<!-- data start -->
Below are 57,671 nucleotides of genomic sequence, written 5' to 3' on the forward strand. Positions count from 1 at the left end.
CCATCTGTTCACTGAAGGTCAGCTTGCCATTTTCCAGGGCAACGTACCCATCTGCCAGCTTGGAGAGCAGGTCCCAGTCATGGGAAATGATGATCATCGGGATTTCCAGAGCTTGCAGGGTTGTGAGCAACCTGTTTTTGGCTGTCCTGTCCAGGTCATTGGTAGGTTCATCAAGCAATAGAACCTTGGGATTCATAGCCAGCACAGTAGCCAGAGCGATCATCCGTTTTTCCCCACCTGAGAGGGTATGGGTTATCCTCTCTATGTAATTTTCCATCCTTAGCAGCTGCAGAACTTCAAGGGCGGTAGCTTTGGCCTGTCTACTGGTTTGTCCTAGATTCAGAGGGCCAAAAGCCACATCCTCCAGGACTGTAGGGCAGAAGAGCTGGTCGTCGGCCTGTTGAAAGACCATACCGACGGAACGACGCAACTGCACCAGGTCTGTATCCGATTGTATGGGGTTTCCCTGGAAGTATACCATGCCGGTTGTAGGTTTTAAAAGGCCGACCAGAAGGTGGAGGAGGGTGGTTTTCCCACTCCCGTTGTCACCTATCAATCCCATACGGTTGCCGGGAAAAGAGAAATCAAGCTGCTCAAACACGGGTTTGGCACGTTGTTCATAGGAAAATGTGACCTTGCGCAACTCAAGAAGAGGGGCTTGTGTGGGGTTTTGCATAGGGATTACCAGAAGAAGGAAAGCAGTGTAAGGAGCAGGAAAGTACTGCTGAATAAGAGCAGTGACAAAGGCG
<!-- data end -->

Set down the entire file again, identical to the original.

Below are 57,671 nucleotides of genomic sequence, written 5' to 3' on the forward strand. Positions count from 1 at the left end.
CCATCTGTTCACTGAAGGTCAGCTTGCCATTTTCCAGGGCAACGTACCCATCTGCCAGCTTGGAGAGCAGGTCCCAGTCATGGGAAATGATGATCATCGGGATTTCCAGAGCTTGCAGGGTTGTGAGCAACCTGTTTTTGGCTGTCCTGTCCAGGTCATTGGTAGGTTCATCAAGCAATAGAACCTTGGGATTCATAGCCAGCACAGTAGCCAGAGCGATCATCCGTTTTTCCCCACCTGAGAGGGTATGGGTTATCCTCTCTATGTAATTTTCCATCCTTAGCAGCTGCAGAACTTCAAGGGCGGTAGCTTTGGCCTGTCTACTGGTTTGTCCTAGATTCAGAGGGCCAAAAGCCACATCCTCCAGGACTGTAGGGCAGAAGAGCTGGTCGTCGGCCTGTTGAAAGACCATACCGACGGAACGACGCAACTGCACCAGGTCTGTATCCGATTGTATGGGGTTTCCCTGGAAGTATACCATGCCGGTTGTAGGTTTTAAAAGGCCGACCAGAAGGTGGAGGAGGGTGGTTTTCCCACTCCCGTTGTCACCTATCAATCCCATACGGTTGCCGGGAAAAGAGAAATCAAGCTGCTCAAACACGGGTTTGGCACGTTGTTCATAGGAAAATGTGACCTTGCGCAACTCAAGAAGAGGGGCTTGTGTGGGGTTTTGCATAGGGATTACCAGAAGAAGGAAAGCAGTGTAAGGAGCAGGAAAGTACTGCTGAATAAGAGCAGTGACAAAGGCG